Note: This is a “classic” Interesting Thing of the Day article from over 10 years ago. It has not been edited recently, so it may contain broken links, outdated information, or other infelicities. We plan to eventually update or retire most classic articles, as time permits.

In the lot immediately behind my home, a new house is under construction. My bedroom happens to be on the side of the house facing the construction site, so nearly every morning for several months, I’ve been awakened by the sounds of hammering, sawing, and yelling. From the look of things, this will probably continue for several more months. Day after day, I look out the window, trying to assess what that day’s racket has accomplished, and most of the time, the visible changes are quite small.

Although I know relatively little about construction, the thought has occurred to me more than once that there’s got to be a quicker and easier—not to mention quieter—way to get the job done. And perhaps a cheaper way, too. Small, unassuming two-bedroom houses in my San Francisco neighborhood routinely sell for upwards of $800,000 (which is why we rent—I can’t imagine ever being able to afford to buy a house here). Although the land itself is expensive, as are building materials, a great deal of the price of any new home goes to pay for labor; people aren’t going to hammer, saw, and yell for nothing.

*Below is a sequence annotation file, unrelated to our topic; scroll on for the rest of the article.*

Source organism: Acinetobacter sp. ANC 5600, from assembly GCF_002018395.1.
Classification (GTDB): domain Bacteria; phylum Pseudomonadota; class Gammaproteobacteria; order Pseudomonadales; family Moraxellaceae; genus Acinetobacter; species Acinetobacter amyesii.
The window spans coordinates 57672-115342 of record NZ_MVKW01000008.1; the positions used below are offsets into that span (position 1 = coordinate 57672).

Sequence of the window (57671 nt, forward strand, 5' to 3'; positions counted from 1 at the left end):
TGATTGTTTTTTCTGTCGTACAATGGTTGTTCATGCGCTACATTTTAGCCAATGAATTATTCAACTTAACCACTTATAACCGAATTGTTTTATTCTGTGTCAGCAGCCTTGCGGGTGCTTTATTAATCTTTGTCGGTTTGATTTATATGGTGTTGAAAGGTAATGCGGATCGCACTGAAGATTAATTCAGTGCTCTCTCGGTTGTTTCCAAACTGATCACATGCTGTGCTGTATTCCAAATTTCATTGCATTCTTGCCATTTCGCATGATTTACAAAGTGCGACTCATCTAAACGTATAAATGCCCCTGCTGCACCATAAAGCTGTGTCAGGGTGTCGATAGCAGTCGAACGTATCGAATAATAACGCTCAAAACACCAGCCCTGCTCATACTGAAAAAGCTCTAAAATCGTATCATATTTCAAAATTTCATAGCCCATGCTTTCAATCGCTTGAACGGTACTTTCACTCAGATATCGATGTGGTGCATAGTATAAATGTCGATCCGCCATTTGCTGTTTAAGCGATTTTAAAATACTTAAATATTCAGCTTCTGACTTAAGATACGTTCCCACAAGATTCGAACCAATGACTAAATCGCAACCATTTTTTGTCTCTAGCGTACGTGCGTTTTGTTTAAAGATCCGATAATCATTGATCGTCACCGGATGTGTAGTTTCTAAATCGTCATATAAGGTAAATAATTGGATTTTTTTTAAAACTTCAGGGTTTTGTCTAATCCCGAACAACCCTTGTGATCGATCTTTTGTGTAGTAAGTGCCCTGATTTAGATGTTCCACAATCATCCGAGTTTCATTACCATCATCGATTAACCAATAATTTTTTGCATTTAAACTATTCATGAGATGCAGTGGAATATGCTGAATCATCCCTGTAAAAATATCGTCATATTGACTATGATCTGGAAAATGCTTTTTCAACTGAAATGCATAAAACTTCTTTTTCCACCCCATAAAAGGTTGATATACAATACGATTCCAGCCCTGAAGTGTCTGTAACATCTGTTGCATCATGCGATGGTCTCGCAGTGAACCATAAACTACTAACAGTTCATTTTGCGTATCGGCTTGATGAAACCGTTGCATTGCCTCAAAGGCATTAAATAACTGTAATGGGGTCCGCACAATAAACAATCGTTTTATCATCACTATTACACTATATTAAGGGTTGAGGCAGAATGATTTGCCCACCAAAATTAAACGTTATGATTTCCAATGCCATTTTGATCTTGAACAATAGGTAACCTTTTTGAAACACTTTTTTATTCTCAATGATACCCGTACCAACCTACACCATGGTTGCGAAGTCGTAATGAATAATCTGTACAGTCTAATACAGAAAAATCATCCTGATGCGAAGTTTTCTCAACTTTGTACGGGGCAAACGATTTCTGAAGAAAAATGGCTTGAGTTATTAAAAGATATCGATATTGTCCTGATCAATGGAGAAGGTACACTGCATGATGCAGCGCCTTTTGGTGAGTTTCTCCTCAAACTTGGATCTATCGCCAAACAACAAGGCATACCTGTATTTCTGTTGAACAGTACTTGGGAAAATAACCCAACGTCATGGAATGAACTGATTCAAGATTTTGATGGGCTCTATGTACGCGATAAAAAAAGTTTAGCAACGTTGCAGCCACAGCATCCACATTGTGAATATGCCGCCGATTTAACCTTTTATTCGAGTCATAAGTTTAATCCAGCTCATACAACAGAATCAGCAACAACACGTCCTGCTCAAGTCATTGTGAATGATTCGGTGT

Had I been born 100 years earlier, I might well have decided to save myself both time and money by building my own house from a kit purchased by mail order from Sears Roebuck & Co. Along with clothes, housewares, toys, and tools, Sears catalogs in the early 20th century featured entire houses. For well under $1000 for a basic model, you could purchase a complete kit for a house—including everything from the lumber to the nails and paint—that you’d assemble yourself (with the help of family and friends) or hire a contractor to assemble for you.

Mail Me a House

Sears had been selling building materials by mail order since 1895, but they’d found it unprofitable. In 1908, in an effort to revitalize that business, they began offering plans and kits for houses. In addition to featuring them in their general catalog, Sears offered a separate catalog just for houses: the Book of Modern Homes and Building Plans. Prices that first year ranged from $495 to $4,115—equivalent to roughly $9,800 to $81,000 in today’s dollars.